The objective in this study is to investigate whether maternal arsenic exposure and one-carbon metabolism micronutrient deficiencies alter maternal and newborn measures of vaccine-induced protection, respiratory morbidity, and systemic immune function following influenza vaccination during pregnancy. The hypothesis is that maternal arsenic exposure and one-carbon metabolism micronutrient deficiencies alter maternal and newborn influenza antibody titer and avidity, respiratory infection morbidity, and markers of systemic immune function following maternal influenza vaccination during pregnancy. This study leverages a comprehensive pregnancy surveillance system at the JiVitA Maternal and Child Health and Nutrition Research Project site in Bangladesh (hereafter JiVitA) to pursue the following three aims: Aim 1. Establish whether arsenic exposure during pregnancy alters maternal and newborn influenza antibody titer and avidity following maternal influenza vaccination. Aim 2. Determine whether markers of systemic immune function mediate the association between arsenic exposure and respiratory illness in pregnant women and their newborns. Aim 3. Assess whether arsenic exposure and one-carbon metabolism micronutrient deficiencies during pregnancy have a joint effect on markers of systemic immune function and respiratory illness in mothers and their newborns. This study will yield three expected outcomes. First, it will fill critical knowledge gaps about whether arsenic exposure and one-carbon metabolism micronutrient deficiencies alter immune responses to a vaccination with known benefits for mothers and their newborns. Second, it will increase understanding of arsenic-associated respiratory morbidity and specific immune function pathways between arsenic exposure and respiratory morbidity in mothers and their newborns. Finally, as the global availability of vaccines increases, improving knowledge of potential environmental and biologic barriers to maternal and newborn vaccine-induced protection could lead to improved vaccine regimens (targeted vaccination campaigns, higher vaccine doses, and/or additional booster immunizations) to restore vaccine-induced protection in arsenic-exposed and malnutrition-affected populations of pregnant women and newborns worldwide.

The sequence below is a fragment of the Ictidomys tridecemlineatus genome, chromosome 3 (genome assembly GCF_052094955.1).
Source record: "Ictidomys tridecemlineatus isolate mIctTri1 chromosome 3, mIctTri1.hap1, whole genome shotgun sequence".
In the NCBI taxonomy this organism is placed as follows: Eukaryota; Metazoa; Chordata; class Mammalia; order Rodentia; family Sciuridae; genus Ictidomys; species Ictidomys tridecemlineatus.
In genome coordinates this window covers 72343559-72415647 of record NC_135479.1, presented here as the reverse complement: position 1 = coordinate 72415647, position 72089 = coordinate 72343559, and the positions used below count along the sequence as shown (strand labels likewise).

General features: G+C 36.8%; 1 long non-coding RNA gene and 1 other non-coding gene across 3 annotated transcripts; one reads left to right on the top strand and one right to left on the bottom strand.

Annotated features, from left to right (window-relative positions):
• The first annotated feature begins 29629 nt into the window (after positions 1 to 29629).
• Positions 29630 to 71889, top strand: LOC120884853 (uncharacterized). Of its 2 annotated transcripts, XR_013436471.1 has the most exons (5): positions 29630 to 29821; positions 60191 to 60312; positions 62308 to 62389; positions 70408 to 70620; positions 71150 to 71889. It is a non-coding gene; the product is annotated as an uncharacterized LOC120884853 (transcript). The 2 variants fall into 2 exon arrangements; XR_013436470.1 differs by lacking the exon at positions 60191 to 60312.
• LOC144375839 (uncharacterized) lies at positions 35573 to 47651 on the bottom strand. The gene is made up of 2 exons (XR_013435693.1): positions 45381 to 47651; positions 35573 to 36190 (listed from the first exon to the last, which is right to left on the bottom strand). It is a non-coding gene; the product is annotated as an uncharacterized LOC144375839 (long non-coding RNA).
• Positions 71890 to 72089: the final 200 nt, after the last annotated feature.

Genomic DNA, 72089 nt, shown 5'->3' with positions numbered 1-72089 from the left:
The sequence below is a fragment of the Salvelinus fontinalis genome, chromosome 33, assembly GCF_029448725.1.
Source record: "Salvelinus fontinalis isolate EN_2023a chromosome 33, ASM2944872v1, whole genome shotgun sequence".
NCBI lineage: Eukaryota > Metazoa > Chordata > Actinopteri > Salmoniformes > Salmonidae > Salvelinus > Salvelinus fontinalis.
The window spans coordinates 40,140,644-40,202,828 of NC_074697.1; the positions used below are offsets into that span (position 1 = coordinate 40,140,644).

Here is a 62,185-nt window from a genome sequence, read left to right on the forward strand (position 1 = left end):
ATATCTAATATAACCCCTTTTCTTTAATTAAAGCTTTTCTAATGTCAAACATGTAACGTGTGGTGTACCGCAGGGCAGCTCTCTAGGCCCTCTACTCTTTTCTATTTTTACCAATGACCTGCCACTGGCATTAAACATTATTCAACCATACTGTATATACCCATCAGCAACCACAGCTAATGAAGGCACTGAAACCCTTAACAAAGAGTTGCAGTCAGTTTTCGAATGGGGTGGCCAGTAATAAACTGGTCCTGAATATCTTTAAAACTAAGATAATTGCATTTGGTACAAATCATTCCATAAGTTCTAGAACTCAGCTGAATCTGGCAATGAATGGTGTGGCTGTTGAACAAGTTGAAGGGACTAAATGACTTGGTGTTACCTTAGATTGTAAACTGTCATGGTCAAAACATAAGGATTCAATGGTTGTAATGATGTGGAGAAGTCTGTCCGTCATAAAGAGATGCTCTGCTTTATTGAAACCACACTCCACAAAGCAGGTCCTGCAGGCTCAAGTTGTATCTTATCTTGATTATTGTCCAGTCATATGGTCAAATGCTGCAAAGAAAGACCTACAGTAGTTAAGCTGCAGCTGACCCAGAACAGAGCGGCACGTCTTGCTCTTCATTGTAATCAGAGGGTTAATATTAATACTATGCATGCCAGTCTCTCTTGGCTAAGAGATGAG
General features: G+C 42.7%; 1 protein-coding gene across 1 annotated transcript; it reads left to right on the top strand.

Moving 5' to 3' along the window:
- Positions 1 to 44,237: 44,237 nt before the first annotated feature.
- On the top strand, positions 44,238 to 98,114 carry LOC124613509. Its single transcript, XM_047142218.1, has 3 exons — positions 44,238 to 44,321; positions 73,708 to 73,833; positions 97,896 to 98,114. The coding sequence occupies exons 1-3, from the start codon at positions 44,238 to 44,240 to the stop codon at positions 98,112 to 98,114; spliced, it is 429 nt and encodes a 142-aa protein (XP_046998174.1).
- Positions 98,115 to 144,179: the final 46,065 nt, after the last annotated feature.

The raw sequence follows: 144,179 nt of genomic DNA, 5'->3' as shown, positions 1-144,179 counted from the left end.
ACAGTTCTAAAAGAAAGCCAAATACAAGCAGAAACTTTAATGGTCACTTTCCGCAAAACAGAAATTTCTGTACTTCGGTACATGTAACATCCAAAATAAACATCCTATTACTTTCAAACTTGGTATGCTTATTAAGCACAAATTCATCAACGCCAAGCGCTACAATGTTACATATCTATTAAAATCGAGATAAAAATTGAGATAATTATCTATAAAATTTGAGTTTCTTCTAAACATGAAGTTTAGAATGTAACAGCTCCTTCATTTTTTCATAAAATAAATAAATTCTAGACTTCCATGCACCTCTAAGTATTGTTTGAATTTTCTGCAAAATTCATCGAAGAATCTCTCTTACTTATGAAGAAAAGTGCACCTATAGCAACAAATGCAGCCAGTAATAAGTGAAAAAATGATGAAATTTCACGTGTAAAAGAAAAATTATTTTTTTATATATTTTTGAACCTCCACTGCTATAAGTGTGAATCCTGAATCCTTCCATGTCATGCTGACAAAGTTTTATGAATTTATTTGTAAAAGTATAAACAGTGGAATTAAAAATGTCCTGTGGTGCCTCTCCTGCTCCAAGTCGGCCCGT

Study Design